Giles’ responds, “All hands on deck.”
Work is good and necessary, but at what expense to our souls?
Pooh Can Teach Us a Thing or Two
Pooh is not a mouthpiece for Christian belief by any means, but he does point us to glimpses of how to live today with an eternal mindset. Let’s look at some moments from Christopher Robin and examine the rather simple, but profound truths they speak into productivity, personhood, and the present.
We don’t have to fill every moment with busy.
A scarlet thread line runs throughout the film, first spoken by a young Christopher and later by Pooh, back to him as a reminder of what to do: “Doing nothing often leads to the very best kind of something.” Great creativity and ideas often when we are doing seemingly unproductive activities like daydreaming, imagining, and playing.
We can say thanks for the gift of today.
Winnie The Pooh: What day is it?
Christopher Robin: It’s today.
Winnie The Pooh: My favorite day.
We can see people, not as problems, but as fellow creatures. (And if they are human, made in the image of God.)
Upon seeing Pooh for the first time as grown-up Christopher Robin, he shouts, “No, no, no! This can’t be happening! It’s stress.”
“But it’s not stress. It’s Pooh.”
We have enough.
Christopher Robin: If I work really hard now, in the future our lives will be…
Evelyn Robin: Impressive? Worse? We don’t care. We want you.
We can rest in the One who knows us inside and out.
Christopher Robin: I’m not the person I used to be.
Winnie The Pooh: You saved us. You’re a hero.
Christopher Robin: I’m not a hero, Pooh. The fact is, I’m lost.
Winnie The Pooh: But I found you.
We have more power over our lives than we believe.
Evelyn Robin (Christopher’s wife): You won’t be coming to the cottage?
Christopher Robin: It can’t be helped.
Evelyn Robin: Your life is happening now, right in front of you.
We are most truly ourselves when we live unburdened by the cares of this world.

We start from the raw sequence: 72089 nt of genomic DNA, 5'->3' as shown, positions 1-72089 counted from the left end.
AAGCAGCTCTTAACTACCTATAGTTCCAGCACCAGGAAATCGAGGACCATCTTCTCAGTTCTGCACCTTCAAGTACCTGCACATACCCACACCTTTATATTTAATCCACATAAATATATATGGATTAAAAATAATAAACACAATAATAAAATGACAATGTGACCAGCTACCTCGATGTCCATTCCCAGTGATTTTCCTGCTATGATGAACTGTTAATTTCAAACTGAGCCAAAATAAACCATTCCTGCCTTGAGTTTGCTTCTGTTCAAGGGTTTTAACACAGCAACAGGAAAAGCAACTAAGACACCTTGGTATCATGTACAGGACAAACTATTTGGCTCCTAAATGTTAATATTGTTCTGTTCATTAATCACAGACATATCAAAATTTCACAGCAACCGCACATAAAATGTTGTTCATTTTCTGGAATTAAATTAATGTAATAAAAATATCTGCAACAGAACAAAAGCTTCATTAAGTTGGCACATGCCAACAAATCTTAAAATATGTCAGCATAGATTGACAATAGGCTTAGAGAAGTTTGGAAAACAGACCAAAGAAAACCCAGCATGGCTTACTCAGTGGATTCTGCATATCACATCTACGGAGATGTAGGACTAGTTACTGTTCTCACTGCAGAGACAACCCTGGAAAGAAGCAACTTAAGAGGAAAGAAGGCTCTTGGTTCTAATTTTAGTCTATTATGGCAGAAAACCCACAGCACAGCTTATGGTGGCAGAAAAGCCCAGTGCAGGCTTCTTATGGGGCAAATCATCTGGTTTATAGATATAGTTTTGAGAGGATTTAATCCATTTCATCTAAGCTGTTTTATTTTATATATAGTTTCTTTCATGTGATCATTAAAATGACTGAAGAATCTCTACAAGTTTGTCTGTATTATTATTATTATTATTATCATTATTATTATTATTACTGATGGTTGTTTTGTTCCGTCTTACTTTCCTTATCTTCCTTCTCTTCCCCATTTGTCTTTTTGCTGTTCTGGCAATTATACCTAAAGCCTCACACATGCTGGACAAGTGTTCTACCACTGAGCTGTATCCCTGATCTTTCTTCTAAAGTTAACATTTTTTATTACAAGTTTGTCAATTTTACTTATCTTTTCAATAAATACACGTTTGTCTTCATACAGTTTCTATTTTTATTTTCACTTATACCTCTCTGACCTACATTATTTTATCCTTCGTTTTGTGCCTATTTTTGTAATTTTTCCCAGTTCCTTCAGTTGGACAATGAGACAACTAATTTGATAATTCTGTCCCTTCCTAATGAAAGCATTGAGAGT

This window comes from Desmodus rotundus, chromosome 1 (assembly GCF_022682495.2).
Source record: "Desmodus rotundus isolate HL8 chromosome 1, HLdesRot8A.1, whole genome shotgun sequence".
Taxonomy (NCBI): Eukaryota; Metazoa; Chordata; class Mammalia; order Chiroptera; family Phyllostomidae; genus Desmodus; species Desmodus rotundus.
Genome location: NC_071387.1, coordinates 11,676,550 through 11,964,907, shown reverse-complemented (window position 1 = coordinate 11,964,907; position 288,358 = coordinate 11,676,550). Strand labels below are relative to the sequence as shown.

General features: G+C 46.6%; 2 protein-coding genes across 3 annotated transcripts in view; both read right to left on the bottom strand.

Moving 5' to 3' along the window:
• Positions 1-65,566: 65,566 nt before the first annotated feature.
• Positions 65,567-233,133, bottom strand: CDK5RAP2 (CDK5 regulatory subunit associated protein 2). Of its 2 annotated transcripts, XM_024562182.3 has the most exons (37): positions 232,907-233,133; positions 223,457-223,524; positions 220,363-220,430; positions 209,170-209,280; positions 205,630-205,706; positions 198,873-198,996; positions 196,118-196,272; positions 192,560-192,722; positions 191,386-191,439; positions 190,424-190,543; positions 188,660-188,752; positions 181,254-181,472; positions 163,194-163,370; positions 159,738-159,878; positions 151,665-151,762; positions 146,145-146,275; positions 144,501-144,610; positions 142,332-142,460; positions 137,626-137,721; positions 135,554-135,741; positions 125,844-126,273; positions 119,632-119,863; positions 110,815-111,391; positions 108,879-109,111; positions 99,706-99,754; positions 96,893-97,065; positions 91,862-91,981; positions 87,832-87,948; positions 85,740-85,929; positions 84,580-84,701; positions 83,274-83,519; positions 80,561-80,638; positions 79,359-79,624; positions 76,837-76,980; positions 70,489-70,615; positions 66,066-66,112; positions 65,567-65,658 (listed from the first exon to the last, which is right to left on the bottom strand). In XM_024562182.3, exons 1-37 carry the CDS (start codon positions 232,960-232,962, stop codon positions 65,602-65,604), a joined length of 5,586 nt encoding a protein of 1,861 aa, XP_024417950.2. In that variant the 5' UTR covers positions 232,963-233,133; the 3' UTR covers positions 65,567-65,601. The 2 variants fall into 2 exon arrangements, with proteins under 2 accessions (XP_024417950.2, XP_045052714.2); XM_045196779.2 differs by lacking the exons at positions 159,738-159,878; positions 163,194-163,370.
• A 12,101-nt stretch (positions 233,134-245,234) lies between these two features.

The adult Christopher Robin encounters his old pals in the Hundred Acre Wood, “Hello, Eeyore!” Eeyore pauses and sees the boy underneath the wrinkles and suit, “Christopher Robin, it’s you, playing again!”
When we celebrate small delights, we are really living big.
Christopher Robin: There’s more to life than balloons and honey!
Winnie The Pooh: [doubtfully] Are you sure?
We were made to find glory.
Winnie The Pooh: There’s always time for a smackeral of wonder.
Everyone Needs to Know This No Matter What
Life, in its harsh reality of putting productivity over personhood, tends to strip us of our sense of wonder and worth. Maybe we have not forgotten completely, we just got a little lost, like Christopher Robin.
As we exited the theater, Kyle asked, “Who’s your favorite character?”
“Kanga,” I said. She’s such a calm, reassuring mother (which I hope I am, but still have a long way to go).
“Piglet.” This surprised me. In the film, Piglet is rather fearful and doubtful of his worth to the rescue plan:
Piglet: I-I think I’ll just s-stay here… Y-you don’t really need me anyways.
My son is incredibly unique and bright. He has a vocabulary beyond his years and a deeply, caring heart. But most people wouldn’t know his giftedness brings immense challenges in a society which overemphasizes staying on task instead of making forts in the woods and ranks performance way above imagination. My son’s bouncy exuberance covers up a universal question resonating in his soul: Do I matter?
Winnie The Pooh: Oh Piglet… but we DO need you…
Piglet: Y-you do?
Winnie The Pooh: [takes Piglet’s hand] We ALWAYS need you, Piglet.
Ultimately, what will save Piglet, Christopher Robin, and us, is love.